Legislatures of Connecticut have proposed a bill to proactively prohibit ethnic data disaggregation by including the following statement in their state statute:  “Such data relating to students shall not be disaggregated by ethnic subgroups unless such disaggregated student data is (I) required under federal law, or (II) collected uniformly for all ethnic subgroups among the entire student population in the state”.

Massachusetts legislature has responded to the outpouring opposition of a similar bill by diverting it into an extensive and comprehensive study process.

We urge you and your colleagues to consider the following actions:

Delay the rollout sites until the forms truthfully incorporate and reflect broader stakeholders’ feedback.

Postpone the state implementation of ethnic data disaggregation until there is greater awareness, inputs, and support from most, if not all, populous minority communities.

Re-evaluate the ethnic data disaggregation statutes and their likely consequences on our state finances, school districts, well-beings of all students, and community relationships.

Amend the two statutes based on the results from above actions.

As proud US Citizens, we all believe in the American dream and values.  Therefore, it was heartbreaking to witness the increasingly deeper divisions among our communities.  We ask you, our well-respected legislatures, to please work on laws and policies to help unite, not further divide, the people.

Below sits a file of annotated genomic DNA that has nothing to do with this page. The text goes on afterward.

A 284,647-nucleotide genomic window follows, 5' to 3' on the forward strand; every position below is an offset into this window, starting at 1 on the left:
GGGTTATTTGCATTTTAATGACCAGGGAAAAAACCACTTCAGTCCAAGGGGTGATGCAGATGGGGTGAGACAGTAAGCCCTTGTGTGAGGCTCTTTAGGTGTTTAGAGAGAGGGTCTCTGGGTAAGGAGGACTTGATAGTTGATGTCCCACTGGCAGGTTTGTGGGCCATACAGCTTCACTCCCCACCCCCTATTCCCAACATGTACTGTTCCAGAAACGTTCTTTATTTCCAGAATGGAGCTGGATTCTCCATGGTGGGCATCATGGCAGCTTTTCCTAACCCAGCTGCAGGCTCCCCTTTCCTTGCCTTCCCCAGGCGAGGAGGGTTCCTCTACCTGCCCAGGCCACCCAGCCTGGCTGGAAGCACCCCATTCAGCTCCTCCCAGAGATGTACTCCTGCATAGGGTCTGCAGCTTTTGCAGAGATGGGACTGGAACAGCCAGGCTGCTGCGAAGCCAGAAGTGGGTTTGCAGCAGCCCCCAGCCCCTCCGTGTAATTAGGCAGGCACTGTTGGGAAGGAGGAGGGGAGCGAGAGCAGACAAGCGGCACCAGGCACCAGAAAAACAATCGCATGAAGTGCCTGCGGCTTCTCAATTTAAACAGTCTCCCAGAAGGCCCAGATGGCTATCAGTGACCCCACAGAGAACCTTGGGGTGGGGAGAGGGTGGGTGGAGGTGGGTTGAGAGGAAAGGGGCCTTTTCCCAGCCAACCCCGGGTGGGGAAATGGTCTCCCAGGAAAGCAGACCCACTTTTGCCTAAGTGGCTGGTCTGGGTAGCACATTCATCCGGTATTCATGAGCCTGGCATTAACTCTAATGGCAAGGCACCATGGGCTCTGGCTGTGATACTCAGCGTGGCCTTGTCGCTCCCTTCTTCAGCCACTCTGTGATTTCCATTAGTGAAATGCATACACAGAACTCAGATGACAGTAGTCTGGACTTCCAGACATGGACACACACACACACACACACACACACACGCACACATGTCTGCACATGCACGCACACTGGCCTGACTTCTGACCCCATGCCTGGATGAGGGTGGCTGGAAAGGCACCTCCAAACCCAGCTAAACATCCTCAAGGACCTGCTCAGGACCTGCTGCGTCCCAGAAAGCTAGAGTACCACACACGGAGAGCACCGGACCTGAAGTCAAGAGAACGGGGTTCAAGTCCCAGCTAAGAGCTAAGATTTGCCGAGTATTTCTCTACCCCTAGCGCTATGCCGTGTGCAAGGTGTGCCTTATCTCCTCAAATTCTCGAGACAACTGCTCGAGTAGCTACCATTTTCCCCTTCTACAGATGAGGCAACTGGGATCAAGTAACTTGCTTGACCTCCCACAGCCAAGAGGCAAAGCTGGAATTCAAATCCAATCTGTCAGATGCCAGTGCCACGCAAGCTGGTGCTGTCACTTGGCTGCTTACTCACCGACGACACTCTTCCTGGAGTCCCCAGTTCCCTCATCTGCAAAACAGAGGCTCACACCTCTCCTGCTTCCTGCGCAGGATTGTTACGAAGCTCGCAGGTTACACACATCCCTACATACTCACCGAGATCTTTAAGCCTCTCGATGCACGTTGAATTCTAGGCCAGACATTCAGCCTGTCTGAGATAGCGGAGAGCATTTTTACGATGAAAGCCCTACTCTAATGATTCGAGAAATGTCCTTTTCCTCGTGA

We look forward to meeting and working with you side-by-side as fellow Americans!

Sincerely yours,

Concerned Parents of Minnetonka School District


Endorsed by:

Association of Minnesota Chinese Physicians

Center for Community Service

Chinese American Alliance

Chinese American Association of Minnesota

Chinese Social Service Center

China Tribune

Eden Prairie Chinese Association

Edina Chinese Association

Hindu Society of Minnesota

Minghua Chinese School

Minnesota Alliance for Stopping Ethnicity Registry (MASER)

Minnesota Chinese Association for Science and Technology (MCAST)

Minnesota Chinese Coalition

Minnesota Yucai Chinese School

MN HuaXia Chinese School

Senate District 53 Residents Group

United Education For All (UEFA)